The white-headed capuchin also uses tools in other ways. It has been known to beat snakes with sticks in order to protect itself or to get the snake to release an infant. In captivity, it has been known to use tools to get to food or to defend itself, and in one case a white-headed capuchin used a squirrel monkey as a projectile, hurling it at a human observer. Some populations also use trees or other hard surfaces as anvils in order to crack mollusks. And it sometimes uses sticks as probes to explore openings.
The white-headed capuchin's intelligence and ability to use tools allows them to be trained to assist paraplegics. Other species of capuchin monkeys are also trained in this manner. White-headed capuchins can also be trained for roles on television and movies, such as Marcel on the television series Friends. They were also traditionally used as organ grinder monkeys.
The white-headed capuchin is noisy. Loud calls, such as barks and coughs, are used to communicate threat warnings, and softer calls, such as squeals, are used in intimate discourse. Different types of threats, such as a threat from a terrestrial animal versus a threat from a bird, invoke different vocalizations. Facial expressions and scent are also important to communication. It sometimes engages in a practice known as "urine washing", in which the monkey rubs urine on its feet. The exact purpose of this practice is unknown, but it may be a form of olfactory signal.
The white-headed capuchin uses a polygamous mating system in which a male may mate with multiple females. Although the dominant male does not monopolize breeding, studies have shown that the dominant male does tend to father most of the young. Although a female may mate with several males, the dominant male may be more likely to copulate when the female is at peak fertility. Nonetheless, there is evidence that dominant males do tend to avoid breeding with their own daughters who are members of the troop. Such avoidance is rare among New World primates.
Copulation takes about 2 minutes, and the gestation period is 5 to 6 months. Usually a single young is born, but twins occur occasionally. Most births occur during the dry season from December to April. The infant is carried across its mother's back for about 6 weeks. After about 4 to 5 weeks it can stray from its mother for brief periods and by about 3 months it can move around independently, although some infants will be mostly independent earlier. Weaning occurs between 6 and 12 months. While the mother rests, the young spends most of its time foraging or playing, either on its own or with other juveniles. Capuchins engage in high levels of alloparenting, in which monkeys other than the mother help care for the infant. Infants are carried by alloparents most often between 4 and 6 weeks in age. Males as well as females engage in alloparenting.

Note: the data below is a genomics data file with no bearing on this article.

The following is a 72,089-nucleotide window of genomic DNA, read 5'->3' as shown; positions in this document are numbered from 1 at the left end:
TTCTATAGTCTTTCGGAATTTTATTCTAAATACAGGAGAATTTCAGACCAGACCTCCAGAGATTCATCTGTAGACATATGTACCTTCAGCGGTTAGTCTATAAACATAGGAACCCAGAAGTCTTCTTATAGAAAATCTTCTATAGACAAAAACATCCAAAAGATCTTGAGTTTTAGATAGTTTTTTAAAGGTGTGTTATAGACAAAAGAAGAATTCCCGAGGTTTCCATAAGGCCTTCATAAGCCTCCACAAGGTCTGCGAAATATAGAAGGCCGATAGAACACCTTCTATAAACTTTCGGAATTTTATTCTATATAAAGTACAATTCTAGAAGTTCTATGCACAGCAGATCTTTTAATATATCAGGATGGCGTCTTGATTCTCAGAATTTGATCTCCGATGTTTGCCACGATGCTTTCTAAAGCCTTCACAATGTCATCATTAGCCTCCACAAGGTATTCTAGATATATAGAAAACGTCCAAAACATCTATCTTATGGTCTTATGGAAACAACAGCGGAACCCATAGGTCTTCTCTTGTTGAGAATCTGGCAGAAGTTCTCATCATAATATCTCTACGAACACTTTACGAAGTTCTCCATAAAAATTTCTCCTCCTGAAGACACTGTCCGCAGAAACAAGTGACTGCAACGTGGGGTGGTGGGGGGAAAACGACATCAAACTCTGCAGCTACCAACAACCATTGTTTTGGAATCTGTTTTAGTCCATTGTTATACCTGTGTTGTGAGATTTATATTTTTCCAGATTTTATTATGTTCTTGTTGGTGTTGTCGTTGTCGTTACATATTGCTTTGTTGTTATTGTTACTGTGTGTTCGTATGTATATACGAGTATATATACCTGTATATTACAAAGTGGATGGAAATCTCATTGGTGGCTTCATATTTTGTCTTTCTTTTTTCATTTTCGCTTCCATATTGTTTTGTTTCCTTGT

Like other capuchin species, the white-headed capuchin matures slowly. Sexual maturity can be reached at 3 years. But on average, females give birth for the first time at 7 years old and give birth every 26 months thereafter. Males attain reproductive maturity at 10 years old. The white-headed capuchin has a long life span given its size. The maximum recorded life span in captivity is over 54 years.
Distribution and habitat
The white-headed capuchin is found in much of Central America and a small portion of South America. In Central America, its range includes much of Honduras, Nicaragua, Costa Rica and Panama. It has also been reported to occur in eastern Guatemala and southern Belize, but these reports are unconfirmed. In South America the white-headed capuchin is found in the extreme north-western strip between the Pacific Ocean and the Andes Mountains in Colombia and northwestern Ecuador. It is among the most commonly seen monkeys in Central America's national parks, such as Manuel Antonio National Park, Corcovado National Park, Santa Rosa National Park and Soberania National Park.